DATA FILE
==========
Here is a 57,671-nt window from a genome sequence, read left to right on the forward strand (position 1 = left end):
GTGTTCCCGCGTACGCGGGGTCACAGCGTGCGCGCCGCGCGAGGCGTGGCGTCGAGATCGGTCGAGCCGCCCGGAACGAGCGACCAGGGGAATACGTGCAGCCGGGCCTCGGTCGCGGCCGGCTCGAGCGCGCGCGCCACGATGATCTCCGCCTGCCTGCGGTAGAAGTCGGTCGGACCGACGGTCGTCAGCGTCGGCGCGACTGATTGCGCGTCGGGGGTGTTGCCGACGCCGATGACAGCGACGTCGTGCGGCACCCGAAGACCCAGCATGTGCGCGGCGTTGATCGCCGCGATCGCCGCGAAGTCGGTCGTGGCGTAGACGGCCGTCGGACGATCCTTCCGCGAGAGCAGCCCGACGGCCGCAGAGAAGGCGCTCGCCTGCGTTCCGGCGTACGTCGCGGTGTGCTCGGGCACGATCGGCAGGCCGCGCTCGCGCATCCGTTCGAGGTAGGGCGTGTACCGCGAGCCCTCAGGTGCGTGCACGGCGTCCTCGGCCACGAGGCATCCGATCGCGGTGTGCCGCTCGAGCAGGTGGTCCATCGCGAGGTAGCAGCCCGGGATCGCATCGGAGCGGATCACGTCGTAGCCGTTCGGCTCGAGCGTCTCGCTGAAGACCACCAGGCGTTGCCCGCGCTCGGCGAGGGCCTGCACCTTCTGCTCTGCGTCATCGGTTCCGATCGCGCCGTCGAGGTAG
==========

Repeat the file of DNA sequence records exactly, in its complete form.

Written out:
Here is a 57,671-nt window from a genome sequence, read left to right on the forward strand (position 1 = left end):
GTGTTCCCGCGTACGCGGGGTCACAGCGTGCGCGCCGCGCGAGGCGTGGCGTCGAGATCGGTCGAGCCGCCCGGAACGAGCGACCAGGGGAATACGTGCAGCCGGGCCTCGGTCGCGGCCGGCTCGAGCGCGCGCGCCACGATGATCTCCGCCTGCCTGCGGTAGAAGTCGGTCGGACCGACGGTCGTCAGCGTCGGCGCGACTGATTGCGCGTCGGGGGTGTTGCCGACGCCGATGACAGCGACGTCGTGCGGCACCCGAAGACCCAGCATGTGCGCGGCGTTGATCGCCGCGATCGCCGCGAAGTCGGTCGTGGCGTAGACGGCCGTCGGACGATCCTTCCGCGAGAGCAGCCCGACGGCCGCAGAGAAGGCGCTCGCCTGCGTTCCGGCGTACGTCGCGGTGTGCTCGGGCACGATCGGCAGGCCGCGCTCGCGCATCCGTTCGAGGTAGGGCGTGTACCGCGAGCCCTCAGGTGCGTGCACGGCGTCCTCGGCCACGAGGCATCCGATCGCGGTGTGCCGCTCGAGCAGGTGGTCCATCGCGAGGTAGCAGCCCGGGATCGCATCGGAGCGGATCACGTCGTAGCCGTTCGGCTCGAGCGTCTCGCTGAAGACCACCAGGCGTTGCCCGCGCTCGGCGAGGGCCTGCACCTTCTGCTCTGCGTCATCGGTTCCGATCGCGCCGTCGAGGTAG